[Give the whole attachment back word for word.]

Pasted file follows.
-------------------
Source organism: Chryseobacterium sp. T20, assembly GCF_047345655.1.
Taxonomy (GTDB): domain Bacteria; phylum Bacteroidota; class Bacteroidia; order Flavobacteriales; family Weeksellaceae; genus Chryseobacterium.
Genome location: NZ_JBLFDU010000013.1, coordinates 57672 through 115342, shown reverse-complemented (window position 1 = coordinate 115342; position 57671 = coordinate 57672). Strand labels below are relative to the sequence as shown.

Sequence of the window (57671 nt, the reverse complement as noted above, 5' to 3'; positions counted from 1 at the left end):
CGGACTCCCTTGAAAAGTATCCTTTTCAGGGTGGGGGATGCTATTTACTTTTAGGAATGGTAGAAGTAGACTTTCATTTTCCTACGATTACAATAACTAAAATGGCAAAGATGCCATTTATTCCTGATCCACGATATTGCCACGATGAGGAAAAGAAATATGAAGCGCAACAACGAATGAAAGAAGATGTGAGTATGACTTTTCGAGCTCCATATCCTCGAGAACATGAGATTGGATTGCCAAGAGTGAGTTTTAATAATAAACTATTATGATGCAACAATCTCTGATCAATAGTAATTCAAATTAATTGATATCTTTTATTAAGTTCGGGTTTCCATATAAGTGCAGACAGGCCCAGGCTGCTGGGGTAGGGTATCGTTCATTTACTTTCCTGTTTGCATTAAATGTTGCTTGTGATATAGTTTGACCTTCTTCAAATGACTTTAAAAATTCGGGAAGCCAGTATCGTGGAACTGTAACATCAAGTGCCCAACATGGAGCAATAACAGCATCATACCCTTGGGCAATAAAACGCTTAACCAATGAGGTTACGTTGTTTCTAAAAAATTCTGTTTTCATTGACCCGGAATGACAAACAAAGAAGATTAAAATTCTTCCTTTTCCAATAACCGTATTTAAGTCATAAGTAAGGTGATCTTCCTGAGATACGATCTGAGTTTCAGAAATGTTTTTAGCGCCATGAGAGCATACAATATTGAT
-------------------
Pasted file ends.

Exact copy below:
Source organism: Chryseobacterium sp. T20, assembly GCF_047345655.1.
Taxonomy (GTDB): domain Bacteria; phylum Bacteroidota; class Bacteroidia; order Flavobacteriales; family Weeksellaceae; genus Chryseobacterium.
Genome location: NZ_JBLFDU010000013.1, coordinates 57672 through 115342, shown reverse-complemented (window position 1 = coordinate 115342; position 57671 = coordinate 57672). Strand labels below are relative to the sequence as shown.

Sequence of the window (57671 nt, the reverse complement as noted above, 5' to 3'; positions counted from 1 at the left end):
CGGACTCCCTTGAAAAGTATCCTTTTCAGGGTGGGGGATGCTATTTACTTTTAGGAATGGTAGAAGTAGACTTTCATTTTCCTACGATTACAATAACTAAAATGGCAAAGATGCCATTTATTCCTGATCCACGATATTGCCACGATGAGGAAAAGAAATATGAAGCGCAACAACGAATGAAAGAAGATGTGAGTATGACTTTTCGAGCTCCATATCCTCGAGAACATGAGATTGGATTGCCAAGAGTGAGTTTTAATAATAAACTATTATGATGCAACAATCTCTGATCAATAGTAATTCAAATTAATTGATATCTTTTATTAAGTTCGGGTTTCCATATAAGTGCAGACAGGCCCAGGCTGCTGGGGTAGGGTATCGTTCATTTACTTTCCTGTTTGCATTAAATGTTGCTTGTGATATAGTTTGACCTTCTTCAAATGACTTTAAAAATTCGGGAAGCCAGTATCGTGGAACTGTAACATCAAGTGCCCAACATGGAGCAATAACAGCATCATACCCTTGGGCAATAAAACGCTTAACCAATGAGGTTACGTTGTTTCTAAAAAATTCTGTTTTCATTGACCCGGAATGACAAACAAAGAAGATTAAAATTCTTCCTTTTCCAATAACCGTATTTAAGTCATAAGTAAGGTGATCTTCCTGAGATACGATCTGAGTTTCAGAAATGTTTTTAGCGCCATGAGAGCATACAATATTGAT